There are distinctions between the rapture and the Second Coming of the Lord. During the rapture, it will be a secret event, while every eye will see the Lord at His Second Coming. In the rapture, Jesus will come for the Church, and in the Second Coming, Jesus will come with it. Jesus will not touch the ground at the rapture, while He will stand on the Mount of Olives at His Second Coming. Jesus will receive His bride at the rapture, but execute judgment at His Second Coming. The rapture will be in a blink of an eye, while the Second Coming will be drawn out; every eye will see.
Jesus is coming for His Church. However, there will be “tribulation saints” to find God. They may do it in the books, tracts, and Bibles left behind. They may be taught about God by the 144,000 Jewish believers. They may be taught by the two witnesses of Revelation 11 as well. These “earth dwellers” will be amazed to see their Lord at His Second Coming.
In biblical times, an engaged woman eagerly awaited her being taken away by her husband. She will have known him for a period of one year before he comes to take her to his Father’s house. Jesus is that bridegroom, and the believer is to be ready for His arrival. The doctrine of imminence shows that Jesus’ return will come unexpectedly, but it will not come before the signs that were presented to His followers. Jesus did not know the time of His return, and neither will the Church.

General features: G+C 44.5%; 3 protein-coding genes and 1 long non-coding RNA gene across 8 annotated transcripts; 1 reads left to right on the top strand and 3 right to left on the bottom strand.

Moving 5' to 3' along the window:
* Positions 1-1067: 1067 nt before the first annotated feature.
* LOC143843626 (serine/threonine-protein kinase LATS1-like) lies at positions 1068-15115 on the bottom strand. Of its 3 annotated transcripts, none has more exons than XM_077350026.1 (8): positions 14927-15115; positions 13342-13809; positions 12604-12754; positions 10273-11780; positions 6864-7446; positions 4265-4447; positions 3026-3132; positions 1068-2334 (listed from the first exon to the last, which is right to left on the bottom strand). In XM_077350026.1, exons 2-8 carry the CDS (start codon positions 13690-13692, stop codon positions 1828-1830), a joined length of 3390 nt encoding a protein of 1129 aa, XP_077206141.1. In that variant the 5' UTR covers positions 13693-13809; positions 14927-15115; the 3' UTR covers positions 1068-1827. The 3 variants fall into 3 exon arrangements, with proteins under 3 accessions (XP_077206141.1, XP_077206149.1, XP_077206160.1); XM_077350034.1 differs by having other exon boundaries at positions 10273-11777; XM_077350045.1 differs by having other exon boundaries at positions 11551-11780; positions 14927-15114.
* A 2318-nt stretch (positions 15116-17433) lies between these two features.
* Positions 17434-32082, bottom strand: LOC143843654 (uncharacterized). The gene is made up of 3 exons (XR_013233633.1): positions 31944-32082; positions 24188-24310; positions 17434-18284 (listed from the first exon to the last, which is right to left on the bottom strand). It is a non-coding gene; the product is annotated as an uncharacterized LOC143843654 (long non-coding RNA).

Jesus will return, or His character will be defamed: Let that not be so. The ideas that all rapture theories have in common are these:
- God is Sovereign.
- God is in charge of eschatological events.
- There will be a rapture.
- Christ will come physically, rather than allegorically.
- The dead will rise again.
- A future judgment awaits all: believers and non-believers.
- Believers will live eternally with God.
Biblical prophecy should be a motivating force in life. While the rapture is mystery, it cannot be understood by human study. True knowledge of it requires a revelation from the Lord. That does not exclude studying eschatology, however. The rapture is the blessed hope of man, bringing blessedness to believers. The rapture will occur literally, as believers find Adam and Eve, the Virgin Birth, and other seemingly supernatural ideas to be literal. May it come soon. Maranatha!
 Alan Hultberg, “Introduction,” Three Views on the Rapture: Pretribulation, Prewrath, or Posttribulation, ed. Alan Hultberg (Grand Rapids: Zondervan, 2010), 11.
 Ibid., 11.
 Ibid., 11.
 Marvin Rosenthal, The Pre-Wrath Rapture of the Church (Nashville: Thomas Nelson, 1990), 37.
 Richard W.Suchy, The Flow of Endtime Events: Bible Prophecy from a Prewrath Perspective (Lincoln: iUniverse, 2003), xv.